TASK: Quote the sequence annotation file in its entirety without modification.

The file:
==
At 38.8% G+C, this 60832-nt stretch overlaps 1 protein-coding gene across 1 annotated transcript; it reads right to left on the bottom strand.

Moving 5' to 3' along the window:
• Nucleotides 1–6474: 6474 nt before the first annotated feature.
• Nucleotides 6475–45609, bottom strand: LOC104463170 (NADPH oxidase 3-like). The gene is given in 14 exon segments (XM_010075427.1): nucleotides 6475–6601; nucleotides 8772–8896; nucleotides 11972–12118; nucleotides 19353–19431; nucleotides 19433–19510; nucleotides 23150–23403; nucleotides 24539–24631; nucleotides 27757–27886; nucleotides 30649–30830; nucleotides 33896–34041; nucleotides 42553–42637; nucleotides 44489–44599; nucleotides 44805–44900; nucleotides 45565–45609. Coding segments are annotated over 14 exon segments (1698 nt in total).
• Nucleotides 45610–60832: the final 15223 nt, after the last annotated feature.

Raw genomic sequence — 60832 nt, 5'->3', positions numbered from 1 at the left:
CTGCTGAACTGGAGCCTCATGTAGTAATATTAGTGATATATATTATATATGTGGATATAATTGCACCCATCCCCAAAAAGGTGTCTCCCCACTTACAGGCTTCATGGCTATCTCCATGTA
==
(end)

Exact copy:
At 38.8% G+C, this 60832-nt stretch overlaps 1 protein-coding gene across 1 annotated transcript; it reads right to left on the bottom strand.

Moving 5' to 3' along the window:
• Nucleotides 1–6474: 6474 nt before the first annotated feature.
• Nucleotides 6475–45609, bottom strand: LOC104463170 (NADPH oxidase 3-like). The gene is given in 14 exon segments (XM_010075427.1): nucleotides 6475–6601; nucleotides 8772–8896; nucleotides 11972–12118; nucleotides 19353–19431; nucleotides 19433–19510; nucleotides 23150–23403; nucleotides 24539–24631; nucleotides 27757–27886; nucleotides 30649–30830; nucleotides 33896–34041; nucleotides 42553–42637; nucleotides 44489–44599; nucleotides 44805–44900; nucleotides 45565–45609. Coding segments are annotated over 14 exon segments (1698 nt in total).
• Nucleotides 45610–60832: the final 15223 nt, after the last annotated feature.

Raw genomic sequence — 60832 nt, 5'->3', positions numbered from 1 at the left:
CTGCTGAACTGGAGCCTCATGTAGTAATATTAGTGATATATATTATATATGTGGATATAATTGCACCCATCCCCAAAAAGGTGTCTCCCCACTTACAGGCTTCATGGCTATCTCCATGTA